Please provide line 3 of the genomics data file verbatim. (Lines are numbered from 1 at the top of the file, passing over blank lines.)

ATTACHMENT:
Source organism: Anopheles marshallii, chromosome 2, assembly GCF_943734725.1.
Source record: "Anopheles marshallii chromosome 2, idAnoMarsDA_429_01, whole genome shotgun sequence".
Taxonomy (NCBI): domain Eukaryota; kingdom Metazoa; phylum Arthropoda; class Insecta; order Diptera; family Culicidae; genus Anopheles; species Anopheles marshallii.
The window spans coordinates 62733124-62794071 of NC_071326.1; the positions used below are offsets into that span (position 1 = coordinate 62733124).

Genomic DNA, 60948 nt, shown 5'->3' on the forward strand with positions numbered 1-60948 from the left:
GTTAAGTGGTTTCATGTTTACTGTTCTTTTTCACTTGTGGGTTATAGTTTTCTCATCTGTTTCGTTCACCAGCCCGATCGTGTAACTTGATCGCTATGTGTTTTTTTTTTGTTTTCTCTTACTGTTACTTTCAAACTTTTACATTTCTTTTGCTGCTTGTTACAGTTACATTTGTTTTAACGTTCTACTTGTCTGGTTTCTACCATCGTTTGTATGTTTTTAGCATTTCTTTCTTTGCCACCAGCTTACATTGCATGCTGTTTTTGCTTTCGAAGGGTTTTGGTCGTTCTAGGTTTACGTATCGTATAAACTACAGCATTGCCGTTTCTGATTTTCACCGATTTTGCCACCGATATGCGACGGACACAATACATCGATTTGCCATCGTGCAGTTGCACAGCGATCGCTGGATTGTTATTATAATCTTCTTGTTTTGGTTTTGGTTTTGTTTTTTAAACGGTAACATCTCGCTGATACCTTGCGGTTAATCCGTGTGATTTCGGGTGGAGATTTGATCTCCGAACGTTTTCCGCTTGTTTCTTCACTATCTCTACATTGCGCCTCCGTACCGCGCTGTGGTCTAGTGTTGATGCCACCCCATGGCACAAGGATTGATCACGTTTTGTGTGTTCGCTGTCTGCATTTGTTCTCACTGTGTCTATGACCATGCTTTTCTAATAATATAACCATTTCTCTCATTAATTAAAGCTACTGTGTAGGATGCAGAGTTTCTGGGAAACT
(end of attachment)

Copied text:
Taxonomy (NCBI): domain Eukaryota; kingdom Metazoa; phylum Arthropoda; class Insecta; order Diptera; family Culicidae; genus Anopheles; species Anopheles marshallii.